Science & Technology
Mon, 05 Nov 2007 20:38 CST
Software which links ordinary mobile phones into a smart camera surveillance network has been developed by Swiss researchers.
The software, named Facet, was conceived at the Institute of Pervasive Computing in Zurich by three researchers: Phillip Bolliger, Moritz Köhler and Kay Römer.
Mon, 05 Nov 2007 20:43 CST
|Comet Holmes is seen among the stars of the constellation Perseus in the North-Eastern sky.
KNOXVILLE, Tenn. - A comet that unexpectedly brightened in the last couple of weeks and is now visible to the naked eye is attracting professional and amateur interest.
The New York Times
Sun, 04 Nov 2007 01:36 CST
One afternoon in early September, an architect boarded his commuter train and became a cellphone vigilante. He sat down next to a 20-something woman who he said was "blabbing away" into her phone.
"She was using the word 'like' all the time. She sounded like a Valley Girl," said the architect, Andrew, who declined to give his last name because what he did next was illegal.
Andrew reached into his shirt pocket and pushed a button on a black device the size of a cigarette pack. It sent out a powerful radio signal that cut off the chatterer's cellphone transmission - and any others in a 30-foot radius.
Sun, 04 Nov 2007 14:51 CST
An artificial intelligence researcher predicts that robotics will make such dramatic advances in the coming years that humans will be marrying robots by the year 2050.
Robots will become so human-like -- having intelligent conversations, displaying emotions and responding to human emotions -- that they'll be very much like a new race of people, said David Levy, a British artificial intelligence researcher whose book, "Love and Sex with Robots," will be released on Nov. 6.
Gone, he says, will be the jerky movements and artificial-sounding voices generally associated with robots. These will be highly human-like machines that people fall in love with, becoming aides, friends and even spouses.
Sun, 04 Nov 2007 13:54 CST
The face of Egypt's most famous ancient ruler, King Tutankhamun, has been put on public display for the first time.
Archaeologists took the mummy from its stone sarcophagus and placed it in a climate-controlled case inside his tomb in Luxor's Valley of the Kings.
The event comes 85 years to the day after the pharaoh's tomb was discovered by British explorer Howard Carter.
Sun, 04 Nov 2007 10:30 CST
The thirst for knowledge often inspires research with life-changing results. But it can also fuel experiments that range from the slightly silly to the downright disgusting.
Now a list of the most amusing, provocative and outrageous experiments of modern science has been compiled by author Alex Boese, who scoured research journals, books and university archives.
Topics covered include what happens when you give an elephant LSD and how to make a turkey frisky.
Featured in this week's New Scientist magazine, his book, Elephants On Acid And Other Bizarre Experiments, also tells of attempts to bring dead dogs back to life.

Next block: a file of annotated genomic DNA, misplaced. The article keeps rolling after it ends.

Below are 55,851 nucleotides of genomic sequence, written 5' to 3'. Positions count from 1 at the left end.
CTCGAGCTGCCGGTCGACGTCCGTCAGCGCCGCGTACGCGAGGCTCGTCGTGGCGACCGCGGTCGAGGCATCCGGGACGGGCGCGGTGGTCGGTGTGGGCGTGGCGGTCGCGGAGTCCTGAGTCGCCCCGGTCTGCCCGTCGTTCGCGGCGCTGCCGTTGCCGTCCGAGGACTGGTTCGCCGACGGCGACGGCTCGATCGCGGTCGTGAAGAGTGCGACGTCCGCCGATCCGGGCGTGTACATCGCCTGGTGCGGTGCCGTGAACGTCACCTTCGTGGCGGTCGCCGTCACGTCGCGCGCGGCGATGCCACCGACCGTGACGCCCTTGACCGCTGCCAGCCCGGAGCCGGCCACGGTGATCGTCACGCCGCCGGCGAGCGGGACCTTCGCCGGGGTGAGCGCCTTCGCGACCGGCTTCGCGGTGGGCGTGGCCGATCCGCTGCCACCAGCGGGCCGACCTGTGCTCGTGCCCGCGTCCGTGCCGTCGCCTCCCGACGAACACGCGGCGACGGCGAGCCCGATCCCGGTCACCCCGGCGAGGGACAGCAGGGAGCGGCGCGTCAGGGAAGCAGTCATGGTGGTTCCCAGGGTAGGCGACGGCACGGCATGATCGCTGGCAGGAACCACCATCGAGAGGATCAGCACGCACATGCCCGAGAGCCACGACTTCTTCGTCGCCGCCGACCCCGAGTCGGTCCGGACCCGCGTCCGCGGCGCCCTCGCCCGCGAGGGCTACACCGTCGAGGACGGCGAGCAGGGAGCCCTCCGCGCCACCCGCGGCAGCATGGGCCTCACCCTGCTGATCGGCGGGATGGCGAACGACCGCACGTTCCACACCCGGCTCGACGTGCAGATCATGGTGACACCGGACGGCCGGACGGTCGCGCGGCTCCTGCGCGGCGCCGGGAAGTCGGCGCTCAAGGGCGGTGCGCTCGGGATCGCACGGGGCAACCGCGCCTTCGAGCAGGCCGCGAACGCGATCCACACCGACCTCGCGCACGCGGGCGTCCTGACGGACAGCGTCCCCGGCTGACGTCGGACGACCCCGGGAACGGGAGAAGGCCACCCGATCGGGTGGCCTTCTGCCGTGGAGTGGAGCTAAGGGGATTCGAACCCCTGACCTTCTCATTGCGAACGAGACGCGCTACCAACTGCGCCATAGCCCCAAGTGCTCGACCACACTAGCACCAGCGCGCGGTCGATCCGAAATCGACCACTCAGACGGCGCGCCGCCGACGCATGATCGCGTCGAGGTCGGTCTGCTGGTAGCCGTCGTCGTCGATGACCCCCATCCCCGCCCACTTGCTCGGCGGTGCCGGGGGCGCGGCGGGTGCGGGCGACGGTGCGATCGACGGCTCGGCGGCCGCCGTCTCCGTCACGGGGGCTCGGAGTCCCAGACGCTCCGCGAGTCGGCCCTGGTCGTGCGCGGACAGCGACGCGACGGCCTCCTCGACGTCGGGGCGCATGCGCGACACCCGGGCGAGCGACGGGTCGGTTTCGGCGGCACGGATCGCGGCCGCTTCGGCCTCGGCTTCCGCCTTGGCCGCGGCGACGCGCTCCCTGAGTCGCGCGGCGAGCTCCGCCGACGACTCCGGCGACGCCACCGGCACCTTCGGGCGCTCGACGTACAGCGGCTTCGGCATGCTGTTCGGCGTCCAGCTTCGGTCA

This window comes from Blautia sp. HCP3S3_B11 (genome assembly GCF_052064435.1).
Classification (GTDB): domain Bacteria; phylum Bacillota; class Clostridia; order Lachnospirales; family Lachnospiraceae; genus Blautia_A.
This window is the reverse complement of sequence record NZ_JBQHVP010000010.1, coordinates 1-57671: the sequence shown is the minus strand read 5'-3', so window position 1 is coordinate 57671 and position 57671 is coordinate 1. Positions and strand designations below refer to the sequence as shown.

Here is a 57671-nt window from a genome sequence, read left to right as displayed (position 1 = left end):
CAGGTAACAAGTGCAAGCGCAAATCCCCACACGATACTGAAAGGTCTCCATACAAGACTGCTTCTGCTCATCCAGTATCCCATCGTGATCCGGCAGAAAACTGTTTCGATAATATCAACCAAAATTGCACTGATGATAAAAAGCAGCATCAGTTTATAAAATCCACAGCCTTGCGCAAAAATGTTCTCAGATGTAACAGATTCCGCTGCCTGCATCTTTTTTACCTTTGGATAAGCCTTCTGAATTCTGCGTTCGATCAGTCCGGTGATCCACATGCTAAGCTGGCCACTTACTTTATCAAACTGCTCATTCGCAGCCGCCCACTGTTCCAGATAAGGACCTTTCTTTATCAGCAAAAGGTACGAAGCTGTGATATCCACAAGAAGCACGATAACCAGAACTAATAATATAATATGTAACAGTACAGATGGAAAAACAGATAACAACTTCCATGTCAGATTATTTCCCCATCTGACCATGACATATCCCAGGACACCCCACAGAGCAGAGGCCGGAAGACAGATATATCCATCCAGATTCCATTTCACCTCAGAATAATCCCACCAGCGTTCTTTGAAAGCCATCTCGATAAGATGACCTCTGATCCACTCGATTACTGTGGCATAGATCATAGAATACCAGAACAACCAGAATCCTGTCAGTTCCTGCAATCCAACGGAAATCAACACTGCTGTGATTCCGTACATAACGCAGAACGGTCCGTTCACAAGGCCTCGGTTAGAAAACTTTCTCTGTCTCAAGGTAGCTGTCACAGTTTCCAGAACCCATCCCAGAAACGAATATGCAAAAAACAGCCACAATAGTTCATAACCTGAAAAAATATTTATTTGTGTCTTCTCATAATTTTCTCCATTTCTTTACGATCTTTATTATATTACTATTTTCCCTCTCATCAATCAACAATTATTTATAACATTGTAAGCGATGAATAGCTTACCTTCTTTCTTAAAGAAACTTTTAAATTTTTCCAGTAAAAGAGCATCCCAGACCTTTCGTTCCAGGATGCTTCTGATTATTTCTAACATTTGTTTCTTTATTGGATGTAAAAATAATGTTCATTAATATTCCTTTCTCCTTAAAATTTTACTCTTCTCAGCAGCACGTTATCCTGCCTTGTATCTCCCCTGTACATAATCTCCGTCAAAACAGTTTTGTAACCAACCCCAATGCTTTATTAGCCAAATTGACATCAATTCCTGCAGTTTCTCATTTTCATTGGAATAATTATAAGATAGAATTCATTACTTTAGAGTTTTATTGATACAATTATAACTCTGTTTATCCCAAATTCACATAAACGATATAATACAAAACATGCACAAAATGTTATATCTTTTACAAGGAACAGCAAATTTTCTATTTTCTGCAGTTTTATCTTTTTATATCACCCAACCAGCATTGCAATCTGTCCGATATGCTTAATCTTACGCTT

Sun, 04 Nov 2007 01:23 CST
Cars sprouting whirling lasers on top, moving cameras on the sides, and banks of computers inside sped through the streets of a California desert ghost town on Saturday in a robot race -- no drivers needed.
|A member of the Massachuset Institute of Technology (MIT) team tunes their autonomous vehicle's computer before the start of the Defense Advanced Research Projects Agency (DARPA) Urban Challenge race in Victorville, California November 3, 2007.
Sat, 03 Nov 2007 22:39 CDT
Physicists in Arizona State University have designed a revolutionary laser technique which can destroy viruses and bacteria such as AIDS without damaging human cells and may also help reduce the spread of hospital infections such as MRSA. The research, published on Thursday November 1 in the Institute of Physics' Journal of Physics: Condensed Matter, discusses how pulses from an infrared laser can be fine-tuned to discriminate between problem microorganisms and human cells.
|Femtosecond lasers could find immediate application in hospitals as a way to disinfect blood supply or biomaterials and for the treatment of blood-borne diseases such as AIDS and Hepatitis.
Current laser treatments such as UV are indiscriminate and can cause aging of the skin, damage to the DNA or, at worst, skin cancer, and are far from 100 per cent effective.
Femtosecond laser pulses, through a process called Impulsive Stimulated Raman Scattering (ISRS), produces lethal vibrations in the protein coat of microorganisms, thereby destroying them. The effect of the vibrations is similar to that of high-pitched noise shattering glass.
Fri, 02 Nov 2007 16:33 CDT
The first global map of magnetic peculiarities - or anomalies - on Earth has been assembled by an international team of researchers.
Magnetic anomalies are caused by differences in the magnetisation of the rocks in the Earth's crust.
Many years of negotiation were required to obtain confidential data from governments and institutes.
Scientists hope to use the map to learn more about the geological composition of our planet.
Iceland Review Online
Wed, 31 Oct 2007 23:34 CDT
The Árni Magnússon Institute for Icelandic Studies was given an ancient script yesterday which was discovered during a clean-up in a house in Hafnarfjördur a few years ago. The script is at least 200 to 300 years old and has mysterious writing.
"There are dots between the letters and they are neither runes nor Latin," manager of the institute Vésteinn Ólafsson told Fréttabladid. "It is some kind of a secret code written on skin in an old Icelandic binding."